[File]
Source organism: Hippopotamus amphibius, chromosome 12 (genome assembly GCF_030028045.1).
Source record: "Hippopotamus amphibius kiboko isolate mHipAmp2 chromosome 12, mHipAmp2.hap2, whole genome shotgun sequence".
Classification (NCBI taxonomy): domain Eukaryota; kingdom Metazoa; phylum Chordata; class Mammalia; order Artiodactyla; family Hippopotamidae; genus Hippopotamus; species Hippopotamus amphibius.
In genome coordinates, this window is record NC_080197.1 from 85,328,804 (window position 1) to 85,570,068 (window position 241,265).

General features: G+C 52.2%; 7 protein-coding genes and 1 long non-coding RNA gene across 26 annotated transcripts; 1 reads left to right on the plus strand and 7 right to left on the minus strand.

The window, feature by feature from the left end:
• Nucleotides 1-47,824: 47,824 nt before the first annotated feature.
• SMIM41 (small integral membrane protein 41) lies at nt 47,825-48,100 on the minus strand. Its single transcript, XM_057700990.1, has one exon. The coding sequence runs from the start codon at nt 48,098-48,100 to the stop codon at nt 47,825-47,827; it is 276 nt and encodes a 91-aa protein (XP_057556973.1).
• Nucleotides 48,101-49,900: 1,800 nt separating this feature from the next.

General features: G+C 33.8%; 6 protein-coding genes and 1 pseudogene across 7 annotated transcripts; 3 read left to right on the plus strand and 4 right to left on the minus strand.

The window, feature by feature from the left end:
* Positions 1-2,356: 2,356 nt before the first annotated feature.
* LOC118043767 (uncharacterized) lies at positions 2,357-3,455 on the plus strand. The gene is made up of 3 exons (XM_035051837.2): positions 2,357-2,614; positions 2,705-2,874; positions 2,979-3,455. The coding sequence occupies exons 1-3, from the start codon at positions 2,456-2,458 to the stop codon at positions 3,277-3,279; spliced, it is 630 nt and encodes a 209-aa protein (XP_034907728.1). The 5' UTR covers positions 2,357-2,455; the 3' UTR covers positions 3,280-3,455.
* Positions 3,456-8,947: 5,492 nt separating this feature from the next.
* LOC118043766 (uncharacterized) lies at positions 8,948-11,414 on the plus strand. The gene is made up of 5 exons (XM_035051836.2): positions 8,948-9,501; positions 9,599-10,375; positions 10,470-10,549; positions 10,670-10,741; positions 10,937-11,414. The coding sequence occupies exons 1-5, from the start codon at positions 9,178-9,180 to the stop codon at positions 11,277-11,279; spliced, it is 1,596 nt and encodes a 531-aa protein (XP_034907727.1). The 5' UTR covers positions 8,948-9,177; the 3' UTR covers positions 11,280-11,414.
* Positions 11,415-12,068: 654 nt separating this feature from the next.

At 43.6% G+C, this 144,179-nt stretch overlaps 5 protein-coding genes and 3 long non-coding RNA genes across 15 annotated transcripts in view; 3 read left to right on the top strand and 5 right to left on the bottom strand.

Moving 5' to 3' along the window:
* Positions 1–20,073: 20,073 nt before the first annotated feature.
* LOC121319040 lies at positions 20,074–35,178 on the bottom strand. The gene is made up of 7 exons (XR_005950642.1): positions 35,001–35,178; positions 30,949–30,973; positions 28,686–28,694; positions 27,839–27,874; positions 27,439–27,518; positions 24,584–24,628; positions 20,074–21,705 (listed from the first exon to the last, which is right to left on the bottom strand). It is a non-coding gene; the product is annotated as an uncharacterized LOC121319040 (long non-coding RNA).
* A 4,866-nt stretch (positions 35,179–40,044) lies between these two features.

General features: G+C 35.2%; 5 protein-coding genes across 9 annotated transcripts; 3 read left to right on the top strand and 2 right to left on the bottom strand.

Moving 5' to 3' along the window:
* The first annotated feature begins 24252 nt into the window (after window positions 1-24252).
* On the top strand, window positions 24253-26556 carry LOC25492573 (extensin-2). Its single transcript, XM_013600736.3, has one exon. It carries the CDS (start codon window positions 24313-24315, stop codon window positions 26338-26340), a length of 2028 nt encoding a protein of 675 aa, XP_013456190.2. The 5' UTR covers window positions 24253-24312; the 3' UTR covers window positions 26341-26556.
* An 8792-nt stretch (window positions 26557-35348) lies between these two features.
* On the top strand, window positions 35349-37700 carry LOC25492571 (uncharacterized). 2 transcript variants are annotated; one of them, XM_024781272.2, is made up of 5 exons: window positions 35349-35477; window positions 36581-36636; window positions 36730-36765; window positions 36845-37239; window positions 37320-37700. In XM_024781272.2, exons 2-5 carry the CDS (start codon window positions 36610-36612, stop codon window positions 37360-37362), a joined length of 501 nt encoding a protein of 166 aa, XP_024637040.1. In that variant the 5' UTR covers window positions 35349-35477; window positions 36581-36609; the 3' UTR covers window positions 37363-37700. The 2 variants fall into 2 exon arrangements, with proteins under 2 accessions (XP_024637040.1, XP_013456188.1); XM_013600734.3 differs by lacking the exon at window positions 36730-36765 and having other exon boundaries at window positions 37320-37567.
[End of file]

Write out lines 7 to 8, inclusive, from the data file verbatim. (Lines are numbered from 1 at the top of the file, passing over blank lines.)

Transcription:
• Nucleotides 1-47,824: 47,824 nt before the first annotated feature.
• SMIM41 (small integral membrane protein 41) lies at nt 47,825-48,100 on the minus strand. Its single transcript, XM_057700990.1, has one exon. The coding sequence runs from the start codon at nt 48,098-48,100 to the stop codon at nt 47,825-47,827; it is 276 nt and encodes a 91-aa protein (XP_057556973.1).